After going on hikes and getting inspired, his creative process begins by entering an almost subconscious state, where there is no thought and the creativity just flows.

‘I soak the canvas in water to allow the aerosol to not dry instantly. This gives me time to inject more of the harsh layering and then add the salt crystals to give it a more textured affect,’ David said.

‘Because the aerosol hasn’t set, the salt crystals actually cling to the aerosol as it dries slowly. After five layers of an aerosol paint, it sits on top of the salt forming a coating that hardens and sticks.’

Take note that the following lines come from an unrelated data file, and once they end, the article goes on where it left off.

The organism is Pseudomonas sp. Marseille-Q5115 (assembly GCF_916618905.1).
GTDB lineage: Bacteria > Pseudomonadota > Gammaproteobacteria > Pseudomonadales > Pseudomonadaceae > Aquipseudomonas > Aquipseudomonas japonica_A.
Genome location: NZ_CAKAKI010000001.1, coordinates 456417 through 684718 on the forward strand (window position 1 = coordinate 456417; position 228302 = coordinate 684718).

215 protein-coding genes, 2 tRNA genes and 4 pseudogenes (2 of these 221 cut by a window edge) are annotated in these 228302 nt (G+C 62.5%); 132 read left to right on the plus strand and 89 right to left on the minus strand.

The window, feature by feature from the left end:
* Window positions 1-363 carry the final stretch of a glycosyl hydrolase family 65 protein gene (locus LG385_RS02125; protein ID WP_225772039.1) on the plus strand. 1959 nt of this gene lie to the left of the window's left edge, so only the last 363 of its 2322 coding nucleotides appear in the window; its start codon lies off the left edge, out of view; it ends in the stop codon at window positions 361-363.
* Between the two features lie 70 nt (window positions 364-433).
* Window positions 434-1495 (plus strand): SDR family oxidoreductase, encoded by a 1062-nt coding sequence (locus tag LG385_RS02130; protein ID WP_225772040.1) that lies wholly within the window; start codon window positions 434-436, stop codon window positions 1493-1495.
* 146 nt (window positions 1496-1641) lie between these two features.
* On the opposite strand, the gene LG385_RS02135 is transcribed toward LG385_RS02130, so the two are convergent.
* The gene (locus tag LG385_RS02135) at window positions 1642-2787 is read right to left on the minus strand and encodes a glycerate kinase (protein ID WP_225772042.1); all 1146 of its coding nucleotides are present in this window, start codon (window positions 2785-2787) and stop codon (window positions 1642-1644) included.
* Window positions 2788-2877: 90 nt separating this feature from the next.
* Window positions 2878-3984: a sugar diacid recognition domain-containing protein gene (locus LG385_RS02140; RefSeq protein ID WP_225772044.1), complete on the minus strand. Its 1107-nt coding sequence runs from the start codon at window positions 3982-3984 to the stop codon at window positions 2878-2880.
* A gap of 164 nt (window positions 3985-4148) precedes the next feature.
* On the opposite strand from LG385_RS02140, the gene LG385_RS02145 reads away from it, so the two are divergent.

David then takes a step back, walking away from the canvas and coming back to it in a few hours or the next day, with a fresh mind to figure out the next step in the creation of a piece.

Coastal Wanderings series is the first series that David presented at his first solo exhibition. The artworks were based on his hiking trips that he went on at the Royal National Park and Byron Bay.

‘I visited bush lands and coastal beaches, so it really focused on the deep oceans and the roughness within the ocean, but then the all of a sudden calmness of the ocean. It’s something really beautiful to look at,’ David said.

‘Every cliff has a different facade. They don’t all look the same. The formation created over time is quite magnificent, it almost creates their own story.’

There are 7 pieces in his Coastal Wanderings series that took about a year to complete. Many creatives can relate to the idea that sometimes life gets in the way and we face some hurdles that have to be dealt with.